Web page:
A swollen or patchy tongue may be a sign of coronavirus infection, according to new research.
Researchers found that one in four coronavirus patients noticed changes to their tongue, including swelling, sores, raised bumps on the surface of the tongue, indentations, and/or discolored patches. A small percentage of patients also reported a burning sensation in their mouth.
It's not yet clear whether these symptoms may be widespread. Since the patients included in the study had moderate cases of infection, researchers aren't sure whether these symptoms, dubbed "COVID tongue," might also affect people with severe coronavirus, or those with milder cases.
While viral infections are known to cause symptoms in the mouth and tongue, there hasn't been much data on this phenomenon in COVID-19 patients. That may be partly because medical experts avoid spending too much time in patients' mouth due to safety concerns about the highly infectious virus.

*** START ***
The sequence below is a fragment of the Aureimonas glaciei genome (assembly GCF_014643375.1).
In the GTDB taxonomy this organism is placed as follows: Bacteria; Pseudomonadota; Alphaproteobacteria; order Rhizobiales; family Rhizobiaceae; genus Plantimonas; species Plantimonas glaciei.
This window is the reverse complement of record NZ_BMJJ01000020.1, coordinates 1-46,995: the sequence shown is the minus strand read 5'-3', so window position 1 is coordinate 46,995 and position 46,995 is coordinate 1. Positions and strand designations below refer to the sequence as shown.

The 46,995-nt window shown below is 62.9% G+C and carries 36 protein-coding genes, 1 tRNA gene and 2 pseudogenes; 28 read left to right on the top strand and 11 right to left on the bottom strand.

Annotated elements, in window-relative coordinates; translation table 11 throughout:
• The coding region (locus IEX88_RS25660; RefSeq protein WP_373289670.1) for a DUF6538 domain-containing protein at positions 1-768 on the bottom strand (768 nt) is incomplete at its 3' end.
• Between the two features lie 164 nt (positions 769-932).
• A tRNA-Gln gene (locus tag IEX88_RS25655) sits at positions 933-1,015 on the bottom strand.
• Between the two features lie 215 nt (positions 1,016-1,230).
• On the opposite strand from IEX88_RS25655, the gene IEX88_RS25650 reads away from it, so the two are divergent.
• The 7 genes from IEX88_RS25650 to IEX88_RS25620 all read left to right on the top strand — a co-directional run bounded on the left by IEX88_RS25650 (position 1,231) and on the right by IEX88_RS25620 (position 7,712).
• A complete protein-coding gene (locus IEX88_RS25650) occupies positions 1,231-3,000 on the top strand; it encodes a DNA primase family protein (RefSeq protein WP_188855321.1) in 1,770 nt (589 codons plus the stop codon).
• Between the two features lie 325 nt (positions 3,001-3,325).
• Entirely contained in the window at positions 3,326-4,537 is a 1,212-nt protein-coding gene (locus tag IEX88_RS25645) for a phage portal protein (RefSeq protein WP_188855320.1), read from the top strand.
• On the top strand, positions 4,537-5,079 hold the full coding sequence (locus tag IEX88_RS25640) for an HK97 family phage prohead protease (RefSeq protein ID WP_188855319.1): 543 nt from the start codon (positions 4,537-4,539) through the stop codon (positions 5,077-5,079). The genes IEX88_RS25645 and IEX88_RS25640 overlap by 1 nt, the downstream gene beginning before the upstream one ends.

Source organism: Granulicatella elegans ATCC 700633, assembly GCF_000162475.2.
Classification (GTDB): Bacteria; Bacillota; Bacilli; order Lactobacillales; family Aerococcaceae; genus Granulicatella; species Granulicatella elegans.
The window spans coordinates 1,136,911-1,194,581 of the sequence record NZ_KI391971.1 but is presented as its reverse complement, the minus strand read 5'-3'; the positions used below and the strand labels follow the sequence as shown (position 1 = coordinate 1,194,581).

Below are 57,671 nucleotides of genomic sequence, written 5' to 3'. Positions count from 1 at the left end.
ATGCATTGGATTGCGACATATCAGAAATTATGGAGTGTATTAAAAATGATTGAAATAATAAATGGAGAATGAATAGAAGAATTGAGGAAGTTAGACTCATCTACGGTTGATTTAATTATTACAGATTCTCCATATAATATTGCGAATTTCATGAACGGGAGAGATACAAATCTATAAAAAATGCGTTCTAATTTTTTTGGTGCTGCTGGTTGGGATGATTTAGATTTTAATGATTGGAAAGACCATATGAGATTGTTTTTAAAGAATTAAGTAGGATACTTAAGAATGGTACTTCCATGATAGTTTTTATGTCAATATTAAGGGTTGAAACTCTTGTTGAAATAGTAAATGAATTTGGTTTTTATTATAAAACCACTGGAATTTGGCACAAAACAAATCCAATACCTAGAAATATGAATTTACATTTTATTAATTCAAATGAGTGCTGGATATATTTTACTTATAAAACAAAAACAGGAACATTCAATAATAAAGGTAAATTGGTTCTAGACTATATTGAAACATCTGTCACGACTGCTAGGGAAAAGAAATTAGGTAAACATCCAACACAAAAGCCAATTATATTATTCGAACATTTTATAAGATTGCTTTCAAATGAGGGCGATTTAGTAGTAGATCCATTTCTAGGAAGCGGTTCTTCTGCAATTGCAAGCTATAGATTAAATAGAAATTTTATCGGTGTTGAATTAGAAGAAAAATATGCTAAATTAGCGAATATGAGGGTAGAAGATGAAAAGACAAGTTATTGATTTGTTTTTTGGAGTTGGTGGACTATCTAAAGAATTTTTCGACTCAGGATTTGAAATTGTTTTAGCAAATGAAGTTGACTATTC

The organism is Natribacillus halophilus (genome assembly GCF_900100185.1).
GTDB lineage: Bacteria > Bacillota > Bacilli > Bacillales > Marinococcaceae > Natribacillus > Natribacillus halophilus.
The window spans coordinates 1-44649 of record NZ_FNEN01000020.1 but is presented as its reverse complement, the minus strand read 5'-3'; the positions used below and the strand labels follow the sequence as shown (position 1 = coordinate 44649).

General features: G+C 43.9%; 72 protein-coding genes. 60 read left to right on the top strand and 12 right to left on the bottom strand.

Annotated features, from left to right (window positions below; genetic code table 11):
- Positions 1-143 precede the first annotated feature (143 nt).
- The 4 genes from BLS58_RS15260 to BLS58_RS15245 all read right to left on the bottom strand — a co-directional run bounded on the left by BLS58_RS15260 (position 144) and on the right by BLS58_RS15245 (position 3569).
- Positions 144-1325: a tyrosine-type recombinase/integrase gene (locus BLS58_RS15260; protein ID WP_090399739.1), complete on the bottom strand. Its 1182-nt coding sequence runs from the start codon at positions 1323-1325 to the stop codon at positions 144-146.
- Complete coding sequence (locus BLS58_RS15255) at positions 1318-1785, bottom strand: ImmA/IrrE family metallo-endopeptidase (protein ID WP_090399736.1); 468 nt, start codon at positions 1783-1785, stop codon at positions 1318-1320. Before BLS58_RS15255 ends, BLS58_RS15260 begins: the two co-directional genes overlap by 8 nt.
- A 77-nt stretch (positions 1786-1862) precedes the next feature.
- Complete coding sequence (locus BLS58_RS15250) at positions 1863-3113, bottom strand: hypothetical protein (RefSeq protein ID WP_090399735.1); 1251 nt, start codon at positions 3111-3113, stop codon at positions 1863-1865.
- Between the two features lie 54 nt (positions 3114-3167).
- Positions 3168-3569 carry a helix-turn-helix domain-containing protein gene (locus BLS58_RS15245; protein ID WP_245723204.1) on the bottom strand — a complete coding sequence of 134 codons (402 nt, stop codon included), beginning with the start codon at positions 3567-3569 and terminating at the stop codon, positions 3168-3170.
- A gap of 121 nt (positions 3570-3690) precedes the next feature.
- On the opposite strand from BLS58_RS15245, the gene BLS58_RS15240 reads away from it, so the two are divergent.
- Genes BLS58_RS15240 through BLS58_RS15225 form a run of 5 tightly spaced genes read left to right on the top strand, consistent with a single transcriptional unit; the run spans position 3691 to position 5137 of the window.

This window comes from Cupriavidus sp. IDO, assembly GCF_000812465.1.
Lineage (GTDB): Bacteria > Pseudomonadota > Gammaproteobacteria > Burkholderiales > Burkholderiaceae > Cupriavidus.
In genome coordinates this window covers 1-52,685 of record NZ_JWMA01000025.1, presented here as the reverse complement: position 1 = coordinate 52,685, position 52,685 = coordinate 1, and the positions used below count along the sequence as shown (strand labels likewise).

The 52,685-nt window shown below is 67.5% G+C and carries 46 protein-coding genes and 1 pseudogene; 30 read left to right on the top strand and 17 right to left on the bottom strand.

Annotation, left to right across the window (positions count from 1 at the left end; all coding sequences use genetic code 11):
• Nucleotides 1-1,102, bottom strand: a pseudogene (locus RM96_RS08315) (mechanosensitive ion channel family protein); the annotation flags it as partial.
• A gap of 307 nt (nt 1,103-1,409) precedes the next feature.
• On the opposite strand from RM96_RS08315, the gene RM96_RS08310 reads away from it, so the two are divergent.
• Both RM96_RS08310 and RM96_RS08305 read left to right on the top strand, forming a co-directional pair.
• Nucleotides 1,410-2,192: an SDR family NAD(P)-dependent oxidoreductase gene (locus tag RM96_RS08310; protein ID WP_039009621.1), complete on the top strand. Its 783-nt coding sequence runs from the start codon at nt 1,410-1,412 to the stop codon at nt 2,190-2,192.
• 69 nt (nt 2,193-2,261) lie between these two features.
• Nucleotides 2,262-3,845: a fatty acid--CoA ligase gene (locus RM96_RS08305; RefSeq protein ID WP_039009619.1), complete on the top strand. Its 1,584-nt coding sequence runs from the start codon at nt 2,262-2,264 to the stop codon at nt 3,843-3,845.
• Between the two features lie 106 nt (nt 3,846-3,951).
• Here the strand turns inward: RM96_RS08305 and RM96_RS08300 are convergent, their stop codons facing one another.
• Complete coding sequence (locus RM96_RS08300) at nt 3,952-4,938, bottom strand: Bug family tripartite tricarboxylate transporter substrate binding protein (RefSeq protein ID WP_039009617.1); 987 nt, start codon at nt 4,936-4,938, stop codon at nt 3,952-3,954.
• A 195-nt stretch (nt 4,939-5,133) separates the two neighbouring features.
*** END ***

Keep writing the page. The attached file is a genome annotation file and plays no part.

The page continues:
The new findings were presented in January 26, but first published in September in the British Journal of Dermatology.
Skin rashes are also linked COVID-19, but there's a lot we don't know
This study also found that about 40 percent of patients experienced skin problems on the palms of their hands or soles of their feet. These included burning sensation, redness, peeling skin, and small bumps.
About one in ten patients also experienced a rash.
Previous research has also found coronavirus infection can affect the hands, feet, and skin. In May, dermatologists reported patients with red, swollen toes and rashes associated with COVID-19. And "long haulers" or people with prolonged symptoms, have also reported skin conditions, which may be a sign of inflammation caused by the virus.
The research is mixed on how common it is for the coronavirus to cause rashes and other dermatological symptoms.
This most recent study found more examples of skin-related symptoms than many previous studies, so there may have been other factors involved.
Scientists also don't fully understand when these types of symptoms tend to emerge, so at this point, so it's difficult to know if they might help predict more severe cases or long-term cases of COVID-19.
This article was originally published by Business Insider.
More from Business Insider: